During the recent March Quarter 2019 earnings conference call, Alibaba’s Vice Executive Chairman Joe Tsai began by “addressing the elephant in the room”, which is the current US-China trade war. He then went on to analyze what the current trade friction between the world’s two largest economies means for Alibaba and the broader impact for both economies involved. In his discussion, he provides comments on the future development of China’s economy. Tsai seems optimistic in his outlook on the possible trade war outcomes and the natural evolution of China’s economy, reckoning that both nations’ economies would organically align over time.
Let’s take a closer look at his comments.
“In short, the trade talks put Alibaba on the right side of all the issues on the table. First, the reduction of the U.S. trade deficit: China’s commitment to purchase more American products means China will, over the next several years, become a net importing country. Consumers in China will benefit from the availability of quality imported products from all over the world, including from American farmers, brands, and small businesses. Alibaba is set up to benefit from this secular trend of growing imports into China. We are the platform of choice for global producers, products, and brands selling into China because we have the reach and deep insights on over 650 million active Chinese consumers on our platform.”
“Second, the trade negotiations will lead to China opening its markets to more foreign businesses in order to satisfy the massively growing demands of domestic consumers. We’re not concerned about slowing China exports affecting GDP growth because the Chinese economy is shifting from an export economy to a domestic consumption economy. Job expansion is continuing in China. Over the last five years, while China lost 14 million manufacturing jobs, the economy added 70 million service jobs that drove real disposable income growth and consumption. The middle class in China has reached critical mass of over 300 million, almost as large as the entire U.S. population. The middle class will double in the next 10 years, especially from the lesser developed Chinese cities. While total Chinese domestic consumption is $5.5 trillion today, consumption from these third-, fourth-, and fifth-tier cities, with a combined population of 500 million people, will triple from $2.3 trillion to nearly $7 trillion in the next 10 years.”
Here Tsai is describing a mutually beneficial situation where Chinese consumers’ demand for imported products is being met, while simultaneously allowing foreign firms greater access to the massive consumption potential in the Chinese market.
“Third, intellectual property protection: In recent years, China has made significant improvements in reducing IP infringement, as China moves closer to global norms in protecting and paying for foreign IP. China also recognizes the need to protect its own innovators, as well as being focused on Chinese consumers, who demand genuine products of high quality. Alibaba is at the forefront of protecting intellectual property. Leveraging on our cutting-edge technology, we take proactive and aggressive steps to crack down on counterfeits in our marketplaces because the customers who trust our platforms demand it. Alibaba is the only e-commerce company that is validated by global brands as having the highest commitment to IP protection.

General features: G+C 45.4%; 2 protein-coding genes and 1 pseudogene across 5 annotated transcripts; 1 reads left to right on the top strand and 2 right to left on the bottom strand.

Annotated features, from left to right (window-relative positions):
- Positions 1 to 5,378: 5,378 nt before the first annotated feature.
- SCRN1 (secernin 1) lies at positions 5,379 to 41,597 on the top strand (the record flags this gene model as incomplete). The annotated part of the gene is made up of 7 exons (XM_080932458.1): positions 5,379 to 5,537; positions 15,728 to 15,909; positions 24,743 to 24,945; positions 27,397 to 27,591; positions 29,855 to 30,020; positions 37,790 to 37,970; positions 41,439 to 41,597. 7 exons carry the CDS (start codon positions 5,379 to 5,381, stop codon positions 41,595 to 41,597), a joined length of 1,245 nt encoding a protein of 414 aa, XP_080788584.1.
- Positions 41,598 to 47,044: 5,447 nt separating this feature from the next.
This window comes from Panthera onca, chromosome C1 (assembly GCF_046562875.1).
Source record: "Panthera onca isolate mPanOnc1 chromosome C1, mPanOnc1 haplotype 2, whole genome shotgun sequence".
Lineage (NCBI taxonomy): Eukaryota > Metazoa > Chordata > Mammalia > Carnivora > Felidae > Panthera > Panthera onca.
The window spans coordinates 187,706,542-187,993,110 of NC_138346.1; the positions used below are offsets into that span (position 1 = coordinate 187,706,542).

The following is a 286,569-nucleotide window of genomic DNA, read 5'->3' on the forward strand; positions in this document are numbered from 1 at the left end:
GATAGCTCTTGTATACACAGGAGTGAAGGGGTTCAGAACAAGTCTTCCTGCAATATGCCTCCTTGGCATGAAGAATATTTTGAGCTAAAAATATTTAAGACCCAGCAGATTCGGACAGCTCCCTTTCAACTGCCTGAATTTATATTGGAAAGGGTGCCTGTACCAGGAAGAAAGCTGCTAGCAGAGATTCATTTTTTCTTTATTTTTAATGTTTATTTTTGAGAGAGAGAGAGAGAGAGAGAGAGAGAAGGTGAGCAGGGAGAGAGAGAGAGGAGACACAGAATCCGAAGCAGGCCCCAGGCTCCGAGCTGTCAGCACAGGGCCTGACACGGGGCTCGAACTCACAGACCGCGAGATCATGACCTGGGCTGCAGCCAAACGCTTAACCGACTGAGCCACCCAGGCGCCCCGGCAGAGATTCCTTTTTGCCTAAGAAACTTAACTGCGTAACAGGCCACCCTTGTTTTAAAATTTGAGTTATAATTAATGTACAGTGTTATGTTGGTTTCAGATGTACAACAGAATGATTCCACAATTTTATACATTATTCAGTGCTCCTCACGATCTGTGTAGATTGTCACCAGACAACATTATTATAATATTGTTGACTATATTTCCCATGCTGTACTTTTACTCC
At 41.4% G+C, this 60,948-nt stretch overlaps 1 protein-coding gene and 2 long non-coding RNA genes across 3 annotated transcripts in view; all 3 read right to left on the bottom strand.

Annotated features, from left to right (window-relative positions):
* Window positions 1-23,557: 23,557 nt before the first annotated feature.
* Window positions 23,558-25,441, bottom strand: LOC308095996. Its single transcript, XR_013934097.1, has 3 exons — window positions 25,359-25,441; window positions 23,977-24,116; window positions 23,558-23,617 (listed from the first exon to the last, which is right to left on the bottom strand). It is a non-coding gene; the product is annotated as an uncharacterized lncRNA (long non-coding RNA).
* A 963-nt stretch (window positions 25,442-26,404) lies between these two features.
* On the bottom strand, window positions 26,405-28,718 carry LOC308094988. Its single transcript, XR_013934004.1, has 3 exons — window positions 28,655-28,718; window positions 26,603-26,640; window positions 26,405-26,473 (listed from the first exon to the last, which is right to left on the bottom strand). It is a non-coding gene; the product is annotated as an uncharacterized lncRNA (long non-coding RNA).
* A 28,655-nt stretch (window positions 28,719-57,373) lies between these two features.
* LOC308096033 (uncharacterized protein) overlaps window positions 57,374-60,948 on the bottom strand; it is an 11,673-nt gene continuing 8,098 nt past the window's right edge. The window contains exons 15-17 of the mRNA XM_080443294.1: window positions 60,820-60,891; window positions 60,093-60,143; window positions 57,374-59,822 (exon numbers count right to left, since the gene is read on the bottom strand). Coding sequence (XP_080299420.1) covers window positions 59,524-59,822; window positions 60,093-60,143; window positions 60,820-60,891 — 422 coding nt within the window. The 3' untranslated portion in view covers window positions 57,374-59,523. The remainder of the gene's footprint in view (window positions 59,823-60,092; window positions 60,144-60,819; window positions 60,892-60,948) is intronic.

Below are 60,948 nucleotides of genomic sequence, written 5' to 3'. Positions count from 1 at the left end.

The Alibaba Anti-Counterfeiting Alliance, which we initiated in 2017, has grown to 132 global brand companies from 16 countries in 12 industries. The Alliance members collaborate in six key areas: 1) proactive online monitoring and protection, 2) Product test-buy programs, 3) offline investigations, 4) assisting law enforcement, 5) litigation against infringers and 6) public awareness campaigns.”
Here Tsai is addressing one of the key concerns of the Trump administration, which is intellectual property protection. Tsai acknowledges the progress that has been and is continuing to be made in that domain.
“To summarize, the vexing issues in the trade negotiations will resolve themselves, as the Chinese economy is already evolving to close the gap between the interests of the United States and China. This means in the future, there will be bigger Chinese domestic consumption, more foreign imports, continuing focus on enhanced IP protection, and further digitization of industries driven by participation of the private sector.”
CEO Daniel Zhang would echo Tsai’s sentiments in his remarks on the call, saying, “The recent U.S.-China trade negotiations have attracted worldwide attention. I believe this is both a challenge and an opportunity for the Chinese economy. Looking into the future, China will expedite its journey to transform from an export-driven economy to a consumption-driven economy. We believe consumption and the service sector will become new benchmarks to bring new growth potential to China.”
While Wall Street and many firms on both sides of the Pacific Ocean may remain cautious and apprehensive given the current macroeconomic conditions, it seems that Alibaba, under the leadership of Joe Tsai and new CEO Daniel Zhang, is optimistic about the company’s future prospects. Only time will tell whether Tsai’s assertion that the state of current negotiations, “put(s) Alibaba on the right side of all the issues on the table.”
Featured photo credit to Internet